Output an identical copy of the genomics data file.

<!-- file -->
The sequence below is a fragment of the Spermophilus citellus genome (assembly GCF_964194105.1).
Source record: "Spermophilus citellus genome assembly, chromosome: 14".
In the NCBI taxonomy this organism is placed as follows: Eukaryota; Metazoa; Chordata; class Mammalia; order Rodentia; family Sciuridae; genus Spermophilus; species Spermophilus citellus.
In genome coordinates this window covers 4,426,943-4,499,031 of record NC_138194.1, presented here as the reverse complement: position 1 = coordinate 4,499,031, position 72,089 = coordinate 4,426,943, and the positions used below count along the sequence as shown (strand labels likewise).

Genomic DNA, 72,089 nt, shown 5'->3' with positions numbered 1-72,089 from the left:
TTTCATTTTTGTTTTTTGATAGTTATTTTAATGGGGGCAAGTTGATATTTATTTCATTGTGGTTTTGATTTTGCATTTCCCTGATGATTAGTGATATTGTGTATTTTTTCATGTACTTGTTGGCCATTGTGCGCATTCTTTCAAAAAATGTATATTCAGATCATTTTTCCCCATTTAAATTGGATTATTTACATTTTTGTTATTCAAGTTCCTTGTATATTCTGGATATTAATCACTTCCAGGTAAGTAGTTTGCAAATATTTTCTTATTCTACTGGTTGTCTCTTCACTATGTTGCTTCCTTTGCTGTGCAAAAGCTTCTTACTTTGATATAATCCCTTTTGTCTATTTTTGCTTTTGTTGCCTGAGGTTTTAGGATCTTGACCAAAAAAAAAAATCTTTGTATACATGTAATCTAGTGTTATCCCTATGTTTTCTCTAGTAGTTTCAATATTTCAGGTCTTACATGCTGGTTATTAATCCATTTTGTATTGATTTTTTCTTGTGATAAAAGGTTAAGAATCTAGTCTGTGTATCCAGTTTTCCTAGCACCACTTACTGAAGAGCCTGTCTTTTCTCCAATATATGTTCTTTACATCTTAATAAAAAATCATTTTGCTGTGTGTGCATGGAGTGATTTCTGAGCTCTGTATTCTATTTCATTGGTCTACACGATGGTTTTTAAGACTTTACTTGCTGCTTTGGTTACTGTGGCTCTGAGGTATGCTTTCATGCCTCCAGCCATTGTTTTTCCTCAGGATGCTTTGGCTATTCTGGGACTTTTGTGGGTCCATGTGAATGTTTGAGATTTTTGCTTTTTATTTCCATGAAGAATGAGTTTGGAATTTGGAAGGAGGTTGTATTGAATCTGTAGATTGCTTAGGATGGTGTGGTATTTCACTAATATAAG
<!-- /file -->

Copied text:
The sequence below is a fragment of the Spermophilus citellus genome (assembly GCF_964194105.1).
Source record: "Spermophilus citellus genome assembly, chromosome: 14".
In the NCBI taxonomy this organism is placed as follows: Eukaryota; Metazoa; Chordata; class Mammalia; order Rodentia; family Sciuridae; genus Spermophilus; species Spermophilus citellus.
In genome coordinates this window covers 4,426,943-4,499,031 of record NC_138194.1, presented here as the reverse complement: position 1 = coordinate 4,499,031, position 72,089 = coordinate 4,426,943, and the positions used below count along the sequence as shown (strand labels likewise).

Genomic DNA, 72,089 nt, shown 5'->3' with positions numbered 1-72,089 from the left:
TTTCATTTTTGTTTTTTGATAGTTATTTTAATGGGGGCAAGTTGATATTTATTTCATTGTGGTTTTGATTTTGCATTTCCCTGATGATTAGTGATATTGTGTATTTTTTCATGTACTTGTTGGCCATTGTGCGCATTCTTTCAAAAAATGTATATTCAGATCATTTTTCCCCATTTAAATTGGATTATTTACATTTTTGTTATTCAAGTTCCTTGTATATTCTGGATATTAATCACTTCCAGGTAAGTAGTTTGCAAATATTTTCTTATTCTACTGGTTGTCTCTTCACTATGTTGCTTCCTTTGCTGTGCAAAAGCTTCTTACTTTGATATAATCCCTTTTGTCTATTTTTGCTTTTGTTGCCTGAGGTTTTAGGATCTTGACCAAAAAAAAAAATCTTTGTATACATGTAATCTAGTGTTATCCCTATGTTTTCTCTAGTAGTTTCAATATTTCAGGTCTTACATGCTGGTTATTAATCCATTTTGTATTGATTTTTTCTTGTGATAAAAGGTTAAGAATCTAGTCTGTGTATCCAGTTTTCCTAGCACCACTTACTGAAGAGCCTGTCTTTTCTCCAATATATGTTCTTTACATCTTAATAAAAAATCATTTTGCTGTGTGTGCATGGAGTGATTTCTGAGCTCTGTATTCTATTTCATTGGTCTACACGATGGTTTTTAAGACTTTACTTGCTGCTTTGGTTACTGTGGCTCTGAGGTATGCTTTCATGCCTCCAGCCATTGTTTTTCCTCAGGATGCTTTGGCTATTCTGGGACTTTTGTGGGTCCATGTGAATGTTTGAGATTTTTGCTTTTTATTTCCATGAAGAATGAGTTTGGAATTTGGAAGGAGGTTGTATTGAATCTGTAGATTGCTTAGGATGGTGTGGTATTTCACTAATATAAG